What happened in 2014?

Well folks, this is it. Tonight, this year is coming to an end, and with it comes a lot of time for reflection upon everything – what you did this year, what you learned about yourself, what you succeeded in and failed at. So here’s a short review of the movies I’ve blogged about this year!

Of course many more movies came out than I had the chance to blog about, so this is not an entirely representative list of what’s been happening in the entertainment industry. But looking back at this year, I’ve decided to do a short rating of the things that did happen, in this blog at least, regarding the films and  games that were released this year. 😉 So if you missed out on something, or are once again looking for tips as to what to watch, here we go!

  1. Interstellar was by far the movie that impressed me most this year, and I doubt it’ll be the last time that I’ve watched it. It was fascinating in terms of story, characters, the mood, the style – simply beautiful.
  2. Maleficent was the movie I looked forward to most this year and although it wasn’t exactly as amazing as I’d imagined, I liked it a lot; a very fascinating re-interpretation of Sleeping Beauty, with a theme song that chills me to the bones.
  3. How to Train Your Dragon 2, surprisingly, was much, much better than the first one (which I’d already loved to pieces anyway). It was both funny and emotional, and it is a must-see if you want to have a good time. (Also, dragons!)
  4. Her was quite a strange movie, but in a good way – a somewhat disturbing, yet funny-sad commentary on our dependence on media and technology.
  5. Transcendence, just like Her, was all about technology, computers, artificial intelligence, and specifically a masterful performance by Johnny Depp as a human consciousness transferred to a computer, because what could possibly go wrong with that? I know a lot of people had problems with this movie because ‘Meh, the science stuff doesn’t add up,’ but if you disregard that, it is a lot of fun, though it feels incredibly slow, too.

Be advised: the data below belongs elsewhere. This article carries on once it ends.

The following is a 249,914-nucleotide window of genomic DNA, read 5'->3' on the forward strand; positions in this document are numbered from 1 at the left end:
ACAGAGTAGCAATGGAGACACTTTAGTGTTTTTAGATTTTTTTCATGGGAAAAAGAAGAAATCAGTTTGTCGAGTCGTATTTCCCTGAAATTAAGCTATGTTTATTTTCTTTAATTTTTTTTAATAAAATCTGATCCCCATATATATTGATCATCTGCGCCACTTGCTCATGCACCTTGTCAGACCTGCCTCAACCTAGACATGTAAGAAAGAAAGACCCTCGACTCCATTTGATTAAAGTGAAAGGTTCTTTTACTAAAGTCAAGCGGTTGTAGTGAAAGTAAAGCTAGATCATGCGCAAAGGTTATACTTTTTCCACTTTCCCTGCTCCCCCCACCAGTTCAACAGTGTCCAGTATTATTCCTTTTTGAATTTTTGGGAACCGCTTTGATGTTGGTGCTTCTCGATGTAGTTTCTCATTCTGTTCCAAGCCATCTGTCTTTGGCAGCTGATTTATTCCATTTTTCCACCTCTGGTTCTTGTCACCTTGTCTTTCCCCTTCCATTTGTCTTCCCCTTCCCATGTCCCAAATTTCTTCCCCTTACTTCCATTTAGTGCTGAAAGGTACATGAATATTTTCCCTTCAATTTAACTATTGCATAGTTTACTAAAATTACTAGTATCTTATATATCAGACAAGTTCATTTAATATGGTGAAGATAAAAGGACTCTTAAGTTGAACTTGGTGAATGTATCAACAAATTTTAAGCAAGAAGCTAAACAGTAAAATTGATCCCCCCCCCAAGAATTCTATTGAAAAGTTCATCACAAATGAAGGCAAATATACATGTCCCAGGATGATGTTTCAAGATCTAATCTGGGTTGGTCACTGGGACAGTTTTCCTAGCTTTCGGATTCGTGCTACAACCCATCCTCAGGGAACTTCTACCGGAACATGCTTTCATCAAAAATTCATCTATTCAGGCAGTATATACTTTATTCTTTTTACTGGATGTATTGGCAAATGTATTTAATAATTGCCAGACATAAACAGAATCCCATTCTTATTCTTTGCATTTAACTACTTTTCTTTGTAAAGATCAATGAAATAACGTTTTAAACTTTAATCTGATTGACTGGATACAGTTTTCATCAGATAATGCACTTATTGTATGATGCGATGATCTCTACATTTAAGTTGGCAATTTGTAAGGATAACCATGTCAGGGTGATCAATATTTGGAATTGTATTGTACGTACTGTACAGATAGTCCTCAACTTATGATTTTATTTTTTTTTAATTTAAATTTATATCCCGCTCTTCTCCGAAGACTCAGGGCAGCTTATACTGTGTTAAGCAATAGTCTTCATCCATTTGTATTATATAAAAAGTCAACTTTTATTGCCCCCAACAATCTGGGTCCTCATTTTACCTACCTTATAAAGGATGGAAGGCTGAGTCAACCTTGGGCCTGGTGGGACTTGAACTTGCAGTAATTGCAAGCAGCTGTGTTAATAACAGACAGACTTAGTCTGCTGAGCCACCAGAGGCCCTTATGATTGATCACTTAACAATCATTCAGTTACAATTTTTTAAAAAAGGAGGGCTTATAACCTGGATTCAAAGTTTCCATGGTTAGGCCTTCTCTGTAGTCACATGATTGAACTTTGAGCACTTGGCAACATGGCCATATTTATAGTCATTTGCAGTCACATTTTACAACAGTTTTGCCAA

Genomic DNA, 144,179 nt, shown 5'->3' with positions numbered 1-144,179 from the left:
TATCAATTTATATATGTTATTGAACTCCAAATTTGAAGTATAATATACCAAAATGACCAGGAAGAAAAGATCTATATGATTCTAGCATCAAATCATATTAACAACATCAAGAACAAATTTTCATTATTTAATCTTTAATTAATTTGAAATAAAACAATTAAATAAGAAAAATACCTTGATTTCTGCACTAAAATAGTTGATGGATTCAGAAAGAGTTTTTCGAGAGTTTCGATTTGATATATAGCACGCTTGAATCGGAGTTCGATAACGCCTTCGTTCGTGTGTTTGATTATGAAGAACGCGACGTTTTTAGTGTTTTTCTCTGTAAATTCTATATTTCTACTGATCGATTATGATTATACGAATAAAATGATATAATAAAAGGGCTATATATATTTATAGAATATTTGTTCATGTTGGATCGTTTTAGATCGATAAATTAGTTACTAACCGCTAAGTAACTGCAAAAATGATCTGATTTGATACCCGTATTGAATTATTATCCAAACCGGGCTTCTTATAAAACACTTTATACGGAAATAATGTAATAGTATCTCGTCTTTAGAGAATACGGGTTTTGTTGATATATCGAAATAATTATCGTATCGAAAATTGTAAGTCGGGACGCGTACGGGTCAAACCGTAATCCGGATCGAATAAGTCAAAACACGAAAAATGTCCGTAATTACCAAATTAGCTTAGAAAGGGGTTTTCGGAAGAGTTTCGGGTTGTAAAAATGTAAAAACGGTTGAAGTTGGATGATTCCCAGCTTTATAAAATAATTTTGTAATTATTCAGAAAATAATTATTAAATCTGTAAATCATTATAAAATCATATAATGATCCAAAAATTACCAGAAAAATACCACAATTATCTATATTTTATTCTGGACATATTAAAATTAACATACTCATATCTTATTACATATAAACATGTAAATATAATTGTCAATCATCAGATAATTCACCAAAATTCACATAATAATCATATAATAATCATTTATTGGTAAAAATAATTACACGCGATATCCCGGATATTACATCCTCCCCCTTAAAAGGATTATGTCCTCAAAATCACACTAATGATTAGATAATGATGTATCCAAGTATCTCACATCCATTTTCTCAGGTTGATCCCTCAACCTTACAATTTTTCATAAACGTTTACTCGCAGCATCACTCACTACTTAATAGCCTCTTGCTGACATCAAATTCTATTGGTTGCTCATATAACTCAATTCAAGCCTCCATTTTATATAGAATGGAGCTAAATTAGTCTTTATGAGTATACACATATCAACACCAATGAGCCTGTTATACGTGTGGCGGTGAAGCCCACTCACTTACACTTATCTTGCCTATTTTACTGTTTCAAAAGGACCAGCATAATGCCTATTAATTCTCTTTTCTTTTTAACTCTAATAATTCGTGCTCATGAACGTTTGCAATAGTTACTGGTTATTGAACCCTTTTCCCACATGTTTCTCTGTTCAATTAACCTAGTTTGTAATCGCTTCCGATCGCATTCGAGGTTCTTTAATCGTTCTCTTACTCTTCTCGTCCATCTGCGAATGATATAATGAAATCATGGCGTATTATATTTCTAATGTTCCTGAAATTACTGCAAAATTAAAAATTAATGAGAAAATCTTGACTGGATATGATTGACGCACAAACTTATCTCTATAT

6. Pride is hilarious and incredibly emotional, colourfully exploring a rather strange alliance between the UK miners and a small homosexual community.
  7. Boyhood had a very unique, yet quite ordinary concept, simply presenting the growing up of a boy with all the problems and joys that childhood brings with it – and don’t we know them all?
  8. The Maze Runner is one of the many dystopian young-adult adaptations that are currently coming out, exploring issues like conformity and safety, survival and living, fear and bravery in a place where a small community of boys has to choose to either keep on living in a world that they are trapped in, or trying to regain their memories and break free.
  9. Divergent portrays a dystopian world in which people are separated into communities entirely based on their personalities – but there are outliers, and it’s a dangerous game that is played.
  10. In Your Eyes is confusing and sweet, a paranormal romance story by Joss Whedon – a type of relationship that truly transcends space.
  11. The Wolf of Wall Street has been widely talked about both positively and negatively, a portrayal of the corrupt, drug-and-sex-addicted world of Wall Street and the risks and drama it brings with it.
  12. Edge of Tomorrow, while not normally my type of movie, had an interesting video game style in the way that it manipulates time through what we gamers would call ‘savegames’ – and it is in the hands of one person to try and save humanity from an alien invasion.
  13. Whiplash was quite a powerful film and very painful to watch at times, exploring the competitive world of jazz and the psychological pressure and damage that teachers can put on their students.
  14. Last Vegas was simply a hilarious movie, but it also had its moments – following around a group of elderly friends who try to party in Las Vegas in style, it is about honesty, friendship, and coming to terms with yourself.